The European project is one founded on a fundamental suspicion of democracy, believing that national democracy is a vulnerability rather than what informs our social contract. They believe that patriotism begets nationalism, which begets war, and so they deprive us of the means to self-govern. At its core, the EU is based on a fearful paranoia. To blazes with it. 

In these three years remainers have spoken of Brexit in the same breath as Trump. But there is no Trumpian refrain of "Make Britain great again". Just a quiet confidence that we can muddle through and manage our own affairs - and if that makes us poorer, so be it. We were warned of the risks and accepted them. Our votes do not need the supervision of our self-appointed betters.

But we have rehearsed all these arguments before. I take some pride in having kept this blog running through the entire process, from well before the referendum, where I can see how the debate has evolved and how my own understanding has matured. It's been a real journey. Back in 2015 I knew little about the mechanics of trade and I'm sure there are some startling errors peppered all the way through that will come back to haunt. I knew a lot less than I thought I did. But I have never intended to mislead. I intended only to lay out my hopes and fears to the best of my understanding at the time.

Like everyone else, I weighed up the risks, consulted my peers, tested my arguments, but in the end voted on instinct. It is that instinct I trust and I trust the instinct of my fellow citizens. When they ejected the sleazy Tories in 97 they were right to do so. When they slung out the smarmy, arrogant Blair/Brown regime they were right to do so. When they failed to give Cameron a working majority in 2010 they were right then. When they gave Theresa May a bloody nose in 2017 they were right then too. And when they decided to reject Corbyn's Labour by a massive margin they were bang on the money. So when they voted to leave, who is anybody to cast doubt on their verdict? If we abandon our faith in our collective instincts then we have no basis for a democracy.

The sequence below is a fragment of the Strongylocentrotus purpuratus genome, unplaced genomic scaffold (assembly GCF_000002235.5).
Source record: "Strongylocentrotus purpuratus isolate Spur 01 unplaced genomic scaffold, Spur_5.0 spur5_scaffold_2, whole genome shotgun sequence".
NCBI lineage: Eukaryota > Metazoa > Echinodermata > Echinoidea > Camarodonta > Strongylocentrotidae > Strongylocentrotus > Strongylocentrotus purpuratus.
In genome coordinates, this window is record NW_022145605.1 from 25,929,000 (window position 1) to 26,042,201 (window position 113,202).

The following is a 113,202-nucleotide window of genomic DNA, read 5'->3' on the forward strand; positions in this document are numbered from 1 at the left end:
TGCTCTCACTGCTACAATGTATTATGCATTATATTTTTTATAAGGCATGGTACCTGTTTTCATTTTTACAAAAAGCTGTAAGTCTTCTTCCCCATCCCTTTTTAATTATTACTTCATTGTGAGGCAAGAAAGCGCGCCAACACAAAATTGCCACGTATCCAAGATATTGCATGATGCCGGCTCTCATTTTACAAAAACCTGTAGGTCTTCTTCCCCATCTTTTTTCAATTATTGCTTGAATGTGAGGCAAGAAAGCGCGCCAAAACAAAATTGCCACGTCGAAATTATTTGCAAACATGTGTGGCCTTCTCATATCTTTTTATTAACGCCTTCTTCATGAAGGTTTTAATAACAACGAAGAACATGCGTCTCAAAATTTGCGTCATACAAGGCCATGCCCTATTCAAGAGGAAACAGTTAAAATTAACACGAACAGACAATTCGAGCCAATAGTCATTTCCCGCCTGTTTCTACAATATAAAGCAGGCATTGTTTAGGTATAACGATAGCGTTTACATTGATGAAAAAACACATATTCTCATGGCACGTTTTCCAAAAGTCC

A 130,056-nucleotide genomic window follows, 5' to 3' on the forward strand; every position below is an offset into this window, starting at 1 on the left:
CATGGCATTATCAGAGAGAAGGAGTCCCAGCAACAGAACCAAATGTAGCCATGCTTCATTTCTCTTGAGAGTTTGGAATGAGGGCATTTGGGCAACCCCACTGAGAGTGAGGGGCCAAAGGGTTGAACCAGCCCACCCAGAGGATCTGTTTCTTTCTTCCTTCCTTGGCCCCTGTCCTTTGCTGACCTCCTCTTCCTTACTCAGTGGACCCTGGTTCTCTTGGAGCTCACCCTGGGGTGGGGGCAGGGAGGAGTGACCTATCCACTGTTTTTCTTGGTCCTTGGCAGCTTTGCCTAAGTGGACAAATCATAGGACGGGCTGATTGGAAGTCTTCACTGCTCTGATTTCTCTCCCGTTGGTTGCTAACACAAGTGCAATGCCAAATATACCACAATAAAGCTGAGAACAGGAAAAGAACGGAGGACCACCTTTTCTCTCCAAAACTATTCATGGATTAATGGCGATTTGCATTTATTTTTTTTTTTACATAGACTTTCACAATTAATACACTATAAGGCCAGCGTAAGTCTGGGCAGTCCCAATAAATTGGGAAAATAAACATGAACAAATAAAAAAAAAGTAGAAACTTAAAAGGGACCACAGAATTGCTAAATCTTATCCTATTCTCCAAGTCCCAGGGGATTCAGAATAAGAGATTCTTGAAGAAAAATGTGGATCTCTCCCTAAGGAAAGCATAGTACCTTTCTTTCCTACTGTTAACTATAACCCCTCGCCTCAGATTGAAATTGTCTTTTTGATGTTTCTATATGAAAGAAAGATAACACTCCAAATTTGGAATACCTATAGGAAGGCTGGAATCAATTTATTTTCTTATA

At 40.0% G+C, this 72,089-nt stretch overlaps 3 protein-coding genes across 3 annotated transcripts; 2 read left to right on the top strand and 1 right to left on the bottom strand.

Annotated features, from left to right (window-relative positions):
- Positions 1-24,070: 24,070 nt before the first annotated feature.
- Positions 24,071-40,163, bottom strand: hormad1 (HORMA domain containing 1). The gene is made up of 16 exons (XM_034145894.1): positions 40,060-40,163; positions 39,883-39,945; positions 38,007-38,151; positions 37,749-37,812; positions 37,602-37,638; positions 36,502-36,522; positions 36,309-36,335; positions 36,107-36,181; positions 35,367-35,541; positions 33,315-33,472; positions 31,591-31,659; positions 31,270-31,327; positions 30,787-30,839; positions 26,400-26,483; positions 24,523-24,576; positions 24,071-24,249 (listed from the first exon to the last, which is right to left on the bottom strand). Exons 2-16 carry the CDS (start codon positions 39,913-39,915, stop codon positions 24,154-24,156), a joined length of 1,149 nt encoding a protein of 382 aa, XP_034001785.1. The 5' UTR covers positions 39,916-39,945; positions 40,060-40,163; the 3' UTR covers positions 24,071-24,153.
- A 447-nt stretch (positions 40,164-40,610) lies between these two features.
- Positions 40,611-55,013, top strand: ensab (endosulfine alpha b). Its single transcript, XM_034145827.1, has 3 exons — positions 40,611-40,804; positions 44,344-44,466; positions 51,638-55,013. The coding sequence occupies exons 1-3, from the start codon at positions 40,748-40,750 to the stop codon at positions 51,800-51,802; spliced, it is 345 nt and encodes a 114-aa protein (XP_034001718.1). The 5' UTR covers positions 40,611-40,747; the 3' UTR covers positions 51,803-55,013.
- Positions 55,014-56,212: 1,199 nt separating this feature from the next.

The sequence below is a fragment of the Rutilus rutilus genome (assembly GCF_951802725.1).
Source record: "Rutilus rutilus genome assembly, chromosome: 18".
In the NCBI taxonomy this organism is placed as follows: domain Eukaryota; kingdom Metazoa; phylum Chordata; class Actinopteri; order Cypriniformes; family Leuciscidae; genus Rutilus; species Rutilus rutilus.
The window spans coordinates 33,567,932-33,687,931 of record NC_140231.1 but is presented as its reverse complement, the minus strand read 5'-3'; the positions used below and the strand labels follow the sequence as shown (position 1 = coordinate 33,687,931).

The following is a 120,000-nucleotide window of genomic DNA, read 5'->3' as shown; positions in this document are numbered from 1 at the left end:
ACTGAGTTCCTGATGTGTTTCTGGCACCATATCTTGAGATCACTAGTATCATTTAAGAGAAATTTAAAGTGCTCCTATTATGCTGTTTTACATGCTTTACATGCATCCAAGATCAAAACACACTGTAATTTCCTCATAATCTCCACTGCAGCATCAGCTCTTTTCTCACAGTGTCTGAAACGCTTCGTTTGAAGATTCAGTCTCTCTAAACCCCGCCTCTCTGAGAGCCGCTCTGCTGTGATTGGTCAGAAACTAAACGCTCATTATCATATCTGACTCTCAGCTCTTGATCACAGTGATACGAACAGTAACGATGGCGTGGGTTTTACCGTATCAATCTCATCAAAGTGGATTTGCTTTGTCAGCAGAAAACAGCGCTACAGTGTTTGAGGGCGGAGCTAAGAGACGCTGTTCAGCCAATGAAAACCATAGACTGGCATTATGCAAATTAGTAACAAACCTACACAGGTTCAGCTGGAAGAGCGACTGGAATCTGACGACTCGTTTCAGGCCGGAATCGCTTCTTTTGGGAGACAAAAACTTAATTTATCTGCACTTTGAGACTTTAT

Democracy often has its frustrations and its weaknesses. Our own model is flawed and in need of modernisation, and perhaps the coming years will see us address these questions. But when remainers cast suspicion on what was the fairest possible vote, they do us a disservice. Their attempt to delegitimise and usurp did more damage than the referendum by a country mile. It is that which hardened resolve and that which has ultimately seen progressivism swept to the margins. They were authors of their own much deserved demise. 

But now it's done. The hardcore remainers will become rejoiners, and nobody denies them their right to do so. They may even succeed in a few decades if there is a still an EU to rejoin. But for now most of the country is just getting on with it. In five years or so we will get to pass our own judgement on the Tories and their execution of Brexit. By then there may even be a coherent opposition to speak of.

In that estimation leavers and remainers will recall what they have in common - be it a distaste for Tory arrogance and vulgarity, or a feeling that the Union is something worth fighting for. Time will tell. But we owe it to ourselves to make the best of our collective decision in the common good. Today though, just for today, let there be no coming together. Let the flags and the insults fly, and let the piss taking commence. For tomorrow there is work to be done.